nathraoThere are many more important matt÷rs in selecting dress code than thinking of allowing skirts for males.
I really wonder whether males can reach office in skirts or you expect them to changeover in office.
The joke or quip doesnt merit consideration.
Just imagine possible reaction of potential customers to deal with skirt clad males.
From India, Pune
nelsonthomas9102An expected reaction, and quite normal, no issues here.
But the question was posed with a deeper meaning stressing on the hype companies make regarding their support to gender equality and LGBTQ support.
It was observed that other than pledging support on anti-discriminatory policies, there had been no operational changes in the existing company policies to accommodate or address gender sensitive issues.
So, I will put across the actual question put across by my colleague,
"How do we modify our existing company policies ensuring they address LGBTQ members, without any error of alienation".
The dress code query had been mentioned to get the attention of all.
It would still be great to get inputs in this regard.
From India, Bengaluru
PRABHAT RANJAN MOHANTYChoice is yours......................take the opinion across the employees to choose between. There is no issue if your employees decides to dress in any manner as they feel
From India, Mumbai
nelsonthomas9102Yes, I have to admit this was really tricky as the dress code policy has been one of the gender sensitive policies for companies. In the discussion it had been pointed out to us that for transgenders, there were situations where a gender was bioligically assigned at birth, but due to hormonal balance factors and self perception, the member grows up under the assumption of another gender. An example is a transgender being born as a male bioligically but growing up as a female. So, within transgenders as well we have male and female genders and what would be recorded in the company records would be the gender they assign themselves to.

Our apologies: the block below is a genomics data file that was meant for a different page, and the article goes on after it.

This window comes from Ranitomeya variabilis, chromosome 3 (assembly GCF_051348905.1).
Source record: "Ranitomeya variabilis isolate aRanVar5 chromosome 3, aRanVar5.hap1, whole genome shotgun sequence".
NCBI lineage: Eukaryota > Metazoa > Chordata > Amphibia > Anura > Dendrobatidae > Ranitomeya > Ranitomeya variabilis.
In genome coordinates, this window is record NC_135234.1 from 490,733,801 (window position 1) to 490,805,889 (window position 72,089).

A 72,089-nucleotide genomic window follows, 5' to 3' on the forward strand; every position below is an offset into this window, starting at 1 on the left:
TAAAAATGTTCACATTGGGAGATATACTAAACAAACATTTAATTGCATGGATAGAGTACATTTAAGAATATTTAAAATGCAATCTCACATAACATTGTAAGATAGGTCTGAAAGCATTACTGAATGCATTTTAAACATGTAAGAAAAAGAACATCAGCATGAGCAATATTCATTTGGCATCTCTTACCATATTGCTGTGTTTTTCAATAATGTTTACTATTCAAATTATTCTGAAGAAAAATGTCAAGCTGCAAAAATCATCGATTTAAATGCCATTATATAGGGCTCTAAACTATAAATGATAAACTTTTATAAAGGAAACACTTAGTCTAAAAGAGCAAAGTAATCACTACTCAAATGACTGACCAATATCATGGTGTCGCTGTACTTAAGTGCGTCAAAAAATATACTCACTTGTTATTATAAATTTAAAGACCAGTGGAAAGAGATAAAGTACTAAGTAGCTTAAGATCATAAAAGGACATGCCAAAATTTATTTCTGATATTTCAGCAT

So, the dress code policy discussion came up in this regard it seemed to be simplest of the many gender sensitive policies that we could address as a start. Unfortunately we were wrong.
The situation is not negative in any way. It was more of an eye opener. It brought to us the need for a wider perspective when we design employee policies for the future on the basis of diversity.
It is easy for organisations to state that they blindly support gender equality or LGBTQ co-existence in their premises, but whether these companies have been able to enable their organisational policies well enough to accommodate these preferences without bias, stands as a big question today.
From India, Bengaluru
Community Support on business, career and organisational prospects and issues - Register and Log In to CiteHR and post your query, download formats and be part of a fostered community of professionals.